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Why poultry farmers need a cash flow statement

3 min read

The poultry sector is unique in Canada. With specific and routine delivery windows, its production cycle can present some unique challenges. 

In addition, financial management in the poultry sector requires special attention. Producers must constantly monitor their farm’s financial picture, of which cash flow statements play a central role. 

While there are many elements to consider daily, weekly and monthly, FCC senior relationship manager Stephen Benedict says these are the top four reasons for cash flow tracking and management in the poultry sector.

1.   Benchmark 

It may seem obvious, but without proper benchmarking, you’re not earning as much as you could be. 

Benchmarking would be relative to others in your region and related to feed cost per unit, utilities per unit, and mortality percentage. 

Not knowing your numbers makes it impossible to conceive which financial opportunities make sense.Other relevant items to focus on are quota units and barn size. Benedict says most producers hit the average net income for broilers, for example, with 10% fetching a price above average numbers and 10% below average. If numbers are low, is it because the birds are crowded, for example? Should you purchase more units? A different cycle may work better and change the outcomes.  

Knowing all these numbers inside and out is necessary to know where the opportunities lie. 

In both instances, the differences are stark, especially on the lower end. Without knowing your numbers, it’s impossible to conceive which financial opportunities make sense.  

Those above average usually stay in that range, as they constantly know their numbers and run their operations with near-scientific precision. 

2. Earn more 

Depending on market conditions, a processor may desire more meat. You learn this through a monthly production statement. Regardless of your cycle, you will know how many birds, or kilograms of meat, are available to sell. Sometimes, you can even rent more quota if a processor seeks more products. But just because you have X quota doesn’t mean you can’t exceed that.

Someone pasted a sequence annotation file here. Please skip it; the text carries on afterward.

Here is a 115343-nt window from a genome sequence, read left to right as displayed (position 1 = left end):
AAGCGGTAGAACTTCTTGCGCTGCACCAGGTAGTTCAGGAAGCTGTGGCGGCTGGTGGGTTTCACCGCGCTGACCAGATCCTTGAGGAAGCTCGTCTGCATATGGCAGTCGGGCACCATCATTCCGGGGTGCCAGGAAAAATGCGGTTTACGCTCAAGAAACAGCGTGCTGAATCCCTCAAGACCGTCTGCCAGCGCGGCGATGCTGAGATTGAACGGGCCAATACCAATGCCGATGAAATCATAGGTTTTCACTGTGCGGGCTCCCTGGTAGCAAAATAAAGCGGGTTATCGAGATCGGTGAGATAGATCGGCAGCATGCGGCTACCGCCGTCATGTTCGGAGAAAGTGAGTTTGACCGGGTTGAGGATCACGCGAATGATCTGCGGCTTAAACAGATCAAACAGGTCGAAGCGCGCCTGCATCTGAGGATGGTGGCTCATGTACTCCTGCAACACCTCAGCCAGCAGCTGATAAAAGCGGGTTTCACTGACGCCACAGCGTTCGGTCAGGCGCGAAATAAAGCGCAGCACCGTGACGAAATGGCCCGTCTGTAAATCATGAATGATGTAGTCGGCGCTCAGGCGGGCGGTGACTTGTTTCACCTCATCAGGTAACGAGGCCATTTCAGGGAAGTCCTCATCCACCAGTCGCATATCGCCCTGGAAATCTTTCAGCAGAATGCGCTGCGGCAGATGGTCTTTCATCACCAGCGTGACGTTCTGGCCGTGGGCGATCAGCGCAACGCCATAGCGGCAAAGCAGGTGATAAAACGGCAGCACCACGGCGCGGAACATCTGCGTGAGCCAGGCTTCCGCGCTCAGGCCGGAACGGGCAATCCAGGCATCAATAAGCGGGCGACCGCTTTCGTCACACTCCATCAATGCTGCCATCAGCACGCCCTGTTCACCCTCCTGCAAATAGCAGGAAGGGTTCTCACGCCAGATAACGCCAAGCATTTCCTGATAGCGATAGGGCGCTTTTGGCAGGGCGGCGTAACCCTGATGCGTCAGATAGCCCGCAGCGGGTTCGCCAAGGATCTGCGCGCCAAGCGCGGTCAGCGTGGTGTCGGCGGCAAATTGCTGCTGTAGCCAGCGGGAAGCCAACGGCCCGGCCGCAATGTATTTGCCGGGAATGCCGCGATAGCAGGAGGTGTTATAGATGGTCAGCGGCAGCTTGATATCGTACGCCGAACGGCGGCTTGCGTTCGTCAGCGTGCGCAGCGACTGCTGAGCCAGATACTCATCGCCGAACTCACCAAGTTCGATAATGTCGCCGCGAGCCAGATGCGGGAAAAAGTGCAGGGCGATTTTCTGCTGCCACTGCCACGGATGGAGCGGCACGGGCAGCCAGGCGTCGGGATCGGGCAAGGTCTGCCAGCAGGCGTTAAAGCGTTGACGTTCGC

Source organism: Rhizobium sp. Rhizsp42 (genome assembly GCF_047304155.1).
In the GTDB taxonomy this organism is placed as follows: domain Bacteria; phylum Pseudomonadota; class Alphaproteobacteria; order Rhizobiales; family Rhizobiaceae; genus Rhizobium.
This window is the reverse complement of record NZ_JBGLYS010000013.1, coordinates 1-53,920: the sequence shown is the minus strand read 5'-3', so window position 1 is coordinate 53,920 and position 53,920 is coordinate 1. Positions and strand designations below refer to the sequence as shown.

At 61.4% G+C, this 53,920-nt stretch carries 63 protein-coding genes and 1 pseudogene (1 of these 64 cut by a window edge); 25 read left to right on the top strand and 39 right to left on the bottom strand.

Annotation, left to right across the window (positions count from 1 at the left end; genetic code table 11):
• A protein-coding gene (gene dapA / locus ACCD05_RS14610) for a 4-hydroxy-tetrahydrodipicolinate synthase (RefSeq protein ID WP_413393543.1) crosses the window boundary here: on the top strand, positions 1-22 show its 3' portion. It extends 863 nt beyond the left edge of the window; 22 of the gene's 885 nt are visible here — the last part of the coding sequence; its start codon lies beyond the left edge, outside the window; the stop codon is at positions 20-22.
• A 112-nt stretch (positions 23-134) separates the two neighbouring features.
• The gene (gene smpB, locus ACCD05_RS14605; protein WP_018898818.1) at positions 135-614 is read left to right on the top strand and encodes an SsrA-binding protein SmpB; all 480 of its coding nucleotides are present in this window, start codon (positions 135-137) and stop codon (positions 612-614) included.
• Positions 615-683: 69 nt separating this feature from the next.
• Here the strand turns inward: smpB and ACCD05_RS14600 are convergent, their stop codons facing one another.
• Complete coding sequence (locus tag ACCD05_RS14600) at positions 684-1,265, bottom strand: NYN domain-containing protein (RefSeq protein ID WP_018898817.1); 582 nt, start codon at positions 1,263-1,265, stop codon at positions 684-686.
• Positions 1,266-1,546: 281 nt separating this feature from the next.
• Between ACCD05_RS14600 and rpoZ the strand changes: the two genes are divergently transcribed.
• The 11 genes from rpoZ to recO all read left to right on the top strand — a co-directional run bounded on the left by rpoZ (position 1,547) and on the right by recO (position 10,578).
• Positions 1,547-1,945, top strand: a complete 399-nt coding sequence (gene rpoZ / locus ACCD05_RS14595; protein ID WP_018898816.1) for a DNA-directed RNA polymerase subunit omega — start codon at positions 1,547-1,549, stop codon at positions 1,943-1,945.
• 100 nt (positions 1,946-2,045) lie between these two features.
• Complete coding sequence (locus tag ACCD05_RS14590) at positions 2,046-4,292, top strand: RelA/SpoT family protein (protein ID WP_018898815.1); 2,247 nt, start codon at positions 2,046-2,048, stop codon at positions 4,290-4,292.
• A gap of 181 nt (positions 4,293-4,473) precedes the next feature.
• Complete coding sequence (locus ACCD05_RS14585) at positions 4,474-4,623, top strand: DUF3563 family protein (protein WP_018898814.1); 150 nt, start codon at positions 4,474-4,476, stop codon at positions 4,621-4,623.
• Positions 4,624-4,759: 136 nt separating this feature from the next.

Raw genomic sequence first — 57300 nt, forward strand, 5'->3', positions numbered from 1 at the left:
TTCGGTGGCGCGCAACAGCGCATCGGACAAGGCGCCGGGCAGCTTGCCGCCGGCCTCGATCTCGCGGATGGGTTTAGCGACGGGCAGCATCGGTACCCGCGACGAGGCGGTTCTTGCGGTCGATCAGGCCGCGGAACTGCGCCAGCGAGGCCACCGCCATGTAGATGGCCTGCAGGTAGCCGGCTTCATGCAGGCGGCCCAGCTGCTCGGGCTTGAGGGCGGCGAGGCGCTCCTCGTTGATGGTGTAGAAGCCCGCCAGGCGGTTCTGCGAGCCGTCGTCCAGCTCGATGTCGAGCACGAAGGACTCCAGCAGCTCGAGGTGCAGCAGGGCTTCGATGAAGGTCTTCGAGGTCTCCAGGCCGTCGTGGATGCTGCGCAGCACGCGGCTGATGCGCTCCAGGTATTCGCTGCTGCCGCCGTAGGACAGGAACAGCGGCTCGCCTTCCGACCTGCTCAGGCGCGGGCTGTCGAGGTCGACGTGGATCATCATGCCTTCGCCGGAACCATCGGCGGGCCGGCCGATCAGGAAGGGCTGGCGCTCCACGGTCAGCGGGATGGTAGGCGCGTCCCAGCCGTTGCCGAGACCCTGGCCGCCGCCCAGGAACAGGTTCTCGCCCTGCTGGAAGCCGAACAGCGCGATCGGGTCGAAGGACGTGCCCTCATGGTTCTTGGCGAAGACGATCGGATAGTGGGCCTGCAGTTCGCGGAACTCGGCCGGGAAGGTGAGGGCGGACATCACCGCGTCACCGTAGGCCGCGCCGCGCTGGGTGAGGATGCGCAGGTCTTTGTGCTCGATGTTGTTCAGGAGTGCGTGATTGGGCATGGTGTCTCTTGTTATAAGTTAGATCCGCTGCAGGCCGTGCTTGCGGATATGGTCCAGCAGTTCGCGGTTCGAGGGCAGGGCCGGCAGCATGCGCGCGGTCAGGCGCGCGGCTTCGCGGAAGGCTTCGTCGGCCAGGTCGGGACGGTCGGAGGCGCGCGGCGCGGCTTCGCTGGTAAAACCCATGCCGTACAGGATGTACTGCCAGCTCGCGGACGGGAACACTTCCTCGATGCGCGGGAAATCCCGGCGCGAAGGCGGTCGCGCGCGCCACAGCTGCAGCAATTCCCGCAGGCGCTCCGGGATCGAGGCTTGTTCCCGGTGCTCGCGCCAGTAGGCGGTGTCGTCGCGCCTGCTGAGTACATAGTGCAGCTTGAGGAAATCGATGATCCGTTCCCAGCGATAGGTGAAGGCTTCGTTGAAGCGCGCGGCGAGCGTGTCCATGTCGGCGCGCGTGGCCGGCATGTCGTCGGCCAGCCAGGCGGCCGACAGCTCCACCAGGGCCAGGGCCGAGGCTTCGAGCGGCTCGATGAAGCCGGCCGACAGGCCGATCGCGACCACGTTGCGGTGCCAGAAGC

By staying on top of your monthly production numbers and up-to-date cash flow statements, you’ll know immediately if there’s an opportunity to fill extra orders. Without this knowledge, you may be leaving easy money on the table. 

In other years, additional quotas may be handed out for free by provincial feather boards. That can equate to several thousands of dollars in free quota. With a proper cash flow statement, it should be immediately clear if you can make the most of the extra quota. If you have a barn large enough and your cash is flowing well, you can take the necessary steps to manage more birds and, hopefully, more profit. 

3. Improve animal health 

Timely, up-to-date cash flow statements show the available cash you have. Maybe it’s time to upgrade air exchangers to remove excess humidity - which improves bird health, including overall air quality, reduced rot, less sore feet and lower mortality rates. Healthier birds are happier birds, which perform better. 

Overall animal health and success mean your earning potential increases, and other important factors such as feed conversion may also improve, lowering your overall feed bill. 

4. Know what to cover off 

Not all quotas are created with the same value. For example, quota purchased in 1995 was far less expensive than quota bought now, both in terms of its purchase price and the cash value. There are borrowing costs and interest rates to consider, which also fluctuate. Understanding how much you will be required to subsidize annually to stay profitable demonstrates the importance of cash flow statements.  

By understanding cash flow statements as a poultry producer, you will be able to capitalize on market opportunities, benchmark properly, and even positively absorb additional quota when opportunities arise. 

Article by: Trevor Bacque